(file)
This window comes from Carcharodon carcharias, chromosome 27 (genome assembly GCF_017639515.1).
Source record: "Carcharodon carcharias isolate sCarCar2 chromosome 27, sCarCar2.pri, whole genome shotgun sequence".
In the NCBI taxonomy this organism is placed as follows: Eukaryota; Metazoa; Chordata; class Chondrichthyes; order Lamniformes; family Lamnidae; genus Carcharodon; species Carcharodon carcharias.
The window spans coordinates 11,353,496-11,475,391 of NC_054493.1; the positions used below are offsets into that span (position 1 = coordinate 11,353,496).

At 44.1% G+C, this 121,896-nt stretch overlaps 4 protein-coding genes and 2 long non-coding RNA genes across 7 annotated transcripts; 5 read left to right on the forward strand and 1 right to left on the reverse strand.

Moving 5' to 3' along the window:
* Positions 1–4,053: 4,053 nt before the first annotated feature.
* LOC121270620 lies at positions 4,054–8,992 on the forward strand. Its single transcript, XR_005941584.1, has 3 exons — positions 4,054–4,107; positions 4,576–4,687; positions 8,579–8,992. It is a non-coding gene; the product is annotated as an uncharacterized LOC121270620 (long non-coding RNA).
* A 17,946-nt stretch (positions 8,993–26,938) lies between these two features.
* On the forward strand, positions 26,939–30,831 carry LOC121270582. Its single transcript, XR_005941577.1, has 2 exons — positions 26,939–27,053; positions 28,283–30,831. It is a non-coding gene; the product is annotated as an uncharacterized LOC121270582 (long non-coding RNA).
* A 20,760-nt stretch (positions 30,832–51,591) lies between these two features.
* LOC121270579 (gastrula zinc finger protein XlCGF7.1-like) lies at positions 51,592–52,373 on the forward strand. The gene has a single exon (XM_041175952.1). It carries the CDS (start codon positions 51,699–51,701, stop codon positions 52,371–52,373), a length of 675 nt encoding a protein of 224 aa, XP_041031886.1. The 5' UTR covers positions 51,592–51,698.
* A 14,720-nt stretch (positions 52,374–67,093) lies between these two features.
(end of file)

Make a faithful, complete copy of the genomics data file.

This window comes from Carcharodon carcharias, chromosome 27 (genome assembly GCF_017639515.1).
Source record: "Carcharodon carcharias isolate sCarCar2 chromosome 27, sCarCar2.pri, whole genome shotgun sequence".
In the NCBI taxonomy this organism is placed as follows: Eukaryota; Metazoa; Chordata; class Chondrichthyes; order Lamniformes; family Lamnidae; genus Carcharodon; species Carcharodon carcharias.
The window spans coordinates 11,353,496-11,475,391 of NC_054493.1; the positions used below are offsets into that span (position 1 = coordinate 11,353,496).

At 44.1% G+C, this 121,896-nt stretch overlaps 4 protein-coding genes and 2 long non-coding RNA genes across 7 annotated transcripts; 5 read left to right on the forward strand and 1 right to left on the reverse strand.

Moving 5' to 3' along the window:
* Positions 1–4,053: 4,053 nt before the first annotated feature.
* LOC121270620 lies at positions 4,054–8,992 on the forward strand. Its single transcript, XR_005941584.1, has 3 exons — positions 4,054–4,107; positions 4,576–4,687; positions 8,579–8,992. It is a non-coding gene; the product is annotated as an uncharacterized LOC121270620 (long non-coding RNA).
* A 17,946-nt stretch (positions 8,993–26,938) lies between these two features.
* On the forward strand, positions 26,939–30,831 carry LOC121270582. Its single transcript, XR_005941577.1, has 2 exons — positions 26,939–27,053; positions 28,283–30,831. It is a non-coding gene; the product is annotated as an uncharacterized LOC121270582 (long non-coding RNA).
* A 20,760-nt stretch (positions 30,832–51,591) lies between these two features.
* LOC121270579 (gastrula zinc finger protein XlCGF7.1-like) lies at positions 51,592–52,373 on the forward strand. The gene has a single exon (XM_041175952.1). It carries the CDS (start codon positions 51,699–51,701, stop codon positions 52,371–52,373), a length of 675 nt encoding a protein of 224 aa, XP_041031886.1. The 5' UTR covers positions 51,592–51,698.
* A 14,720-nt stretch (positions 52,374–67,093) lies between these two features.